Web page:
It’s only since I’ve been out that I’ve been able to understand how essential is honesty—even when it makes others uncomfortable or challenges cultural norms—to my spiritual health. Being honest about that area of my life has profoundly shaped my perceptions of what it means to pursue God in community with others authentically and meaningfully in every area of my life. It’s also made me uncomfortable with any Christian community that fosters dishonesty and dissemblance. God knows me exactly as I am—every hair on my head, every pimple, every fleeting moment of selfless love, every cynical remark, and yes, every affection and infatuation. Are we sure we totally understand this? From the earliest stories about humans in the Bible, we see one of our greatest follies has been our arrogance in thinking we’re clever enough—or perhaps that God is uninvolved enough—to hide ourselves from God, to present a convincing facade of what we think we’re supposed to be or what we wish we could be or what the other wants us to be. Beyond the hubris of thinking we could hide ourselves, we’ve often convinced ourselves we’re supposed to, that there’s some virtue in sanctimonious pretense or misguided self-loathing in our lives of worship. This is the foolishness that allowed me to deny my orientation internally for so much of my life as I compensated in other areas to try and achieve what I imagined I was supposed to be.
This is also the foolishness that has invaded many of our faith communities with the result that we behave as if our primary responsibility to the community is to hide who we really are and where we seem to genuinely believe my facade can have a meaningful relationship with your facade. The image of community I perceive in the scriptures simply cannot function in the context of superficial, simulated relationships: We carry each other’s burdens (Galatians 6:2), we provide for each other’s needs (Acts 4:32-5), we rebuke and forgive each other in our sins (Luke 17:3-4), we confess to each other and pray for one another (James 5:16), we share meals at each other’s table and celebrate God in gladness (Acts 2:26-7), we call each other to high standards of behavior (Ephesians 5:3-7), we rejoice with each other and mourn with each other (Romans 12:15), and we work together to overcome the differences that might separate us (3:26-8). I’d go so far as to argue Christian communities ought to embody more radical honesty than any other communities on the earth in light of our access to the hidden knowledge that God’s love is unconditional and that God’s love is what matters. God’s love frees us from the compulsion to pretend we’re anything other than what we are. Among those with faith in Christ, we have no reason to be dishonest and much reason to be honest—namely, so that we might perceive a bit more fully how wide and long and high and deep is the love of Christ for us as we are, not for some theoretical versions of us who wander throughout our imaginations.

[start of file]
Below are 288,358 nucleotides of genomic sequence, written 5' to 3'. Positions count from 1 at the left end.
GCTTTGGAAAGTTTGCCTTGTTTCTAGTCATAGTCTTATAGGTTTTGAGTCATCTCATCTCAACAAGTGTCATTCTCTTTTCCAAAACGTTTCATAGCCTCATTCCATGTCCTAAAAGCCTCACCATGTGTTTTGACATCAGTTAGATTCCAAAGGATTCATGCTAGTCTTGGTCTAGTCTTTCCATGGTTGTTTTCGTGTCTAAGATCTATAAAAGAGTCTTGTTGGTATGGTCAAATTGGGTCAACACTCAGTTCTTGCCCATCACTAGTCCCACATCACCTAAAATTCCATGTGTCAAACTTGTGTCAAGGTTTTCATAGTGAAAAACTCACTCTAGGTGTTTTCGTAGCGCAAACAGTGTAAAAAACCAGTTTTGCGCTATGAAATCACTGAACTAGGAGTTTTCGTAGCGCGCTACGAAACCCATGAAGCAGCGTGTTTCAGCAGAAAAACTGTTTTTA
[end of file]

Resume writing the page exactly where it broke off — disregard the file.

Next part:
Regardless of whether you think my orientation is a symptom of humanity’s sinful brokenness or a God-given gift that makes me beautifully unique, my inclination to males is a reality of my experience of the world. No matter the language you use or the paradigm through which you understand sexuality, I’ve learned from countless mistakes that it’s unhealthy and irresponsible to practice self-deception or to force others into self-deception, especially when that self-deception involves something so centrally tied to how one interacts with other people. (With that being said, I’ll be the first to admit not every environment is safe for every person to come out, and I’ve been enormously blessed with the warm reception I’ve met; but I think the ideal toward which we should be striving and actively creating is one in which people feel no hesitation coming out.)
I want the people in my community of faith to know I’m gay, then, because I want them to know me. I want to welcome them into the reality of my experience of the world to enable them to walk with me, to support me, to challenge me, to confront me, and more than anything, to love me, but these all remain idealistic principles until an environment of fearless vulnerability makes them tangible realities. It’s much more difficult to do justice to the profundity of God’s work in my life if I’m only letting others see a portion of my life. At the same time, of course, I want to know them in the same way, and I shouldn’t always be so surprised when my openness inspires similar openness from others, as it often does. In that context, gay pride is not about asserting my sexuality; it’s about our shared humanity, our mutual giving and receiving love, our need to know and be known. In other words, it involves sharing how I’m different in order to remind us how much we all share in common, beginning with our shared reception of God’s overwhelming love.